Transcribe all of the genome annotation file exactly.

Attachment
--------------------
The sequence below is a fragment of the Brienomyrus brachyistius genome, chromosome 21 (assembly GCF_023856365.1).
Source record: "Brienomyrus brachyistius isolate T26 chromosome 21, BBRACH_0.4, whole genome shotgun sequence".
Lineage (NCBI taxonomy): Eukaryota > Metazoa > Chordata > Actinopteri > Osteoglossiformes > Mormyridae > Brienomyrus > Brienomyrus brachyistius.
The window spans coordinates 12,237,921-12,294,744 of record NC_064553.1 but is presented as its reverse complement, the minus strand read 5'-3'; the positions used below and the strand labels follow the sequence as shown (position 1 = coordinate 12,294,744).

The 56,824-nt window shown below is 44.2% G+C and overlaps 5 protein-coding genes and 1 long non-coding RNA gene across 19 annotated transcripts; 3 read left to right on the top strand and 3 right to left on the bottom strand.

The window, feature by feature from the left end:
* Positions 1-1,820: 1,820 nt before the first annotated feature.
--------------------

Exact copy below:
The sequence below is a fragment of the Brienomyrus brachyistius genome, chromosome 21 (assembly GCF_023856365.1).
Source record: "Brienomyrus brachyistius isolate T26 chromosome 21, BBRACH_0.4, whole genome shotgun sequence".
Lineage (NCBI taxonomy): Eukaryota > Metazoa > Chordata > Actinopteri > Osteoglossiformes > Mormyridae > Brienomyrus > Brienomyrus brachyistius.
The window spans coordinates 12,237,921-12,294,744 of record NC_064553.1 but is presented as its reverse complement, the minus strand read 5'-3'; the positions used below and the strand labels follow the sequence as shown (position 1 = coordinate 12,294,744).

The 56,824-nt window shown below is 44.2% G+C and overlaps 5 protein-coding genes and 1 long non-coding RNA gene across 19 annotated transcripts; 3 read left to right on the top strand and 3 right to left on the bottom strand.

The window, feature by feature from the left end:
* Positions 1-1,820: 1,820 nt before the first annotated feature.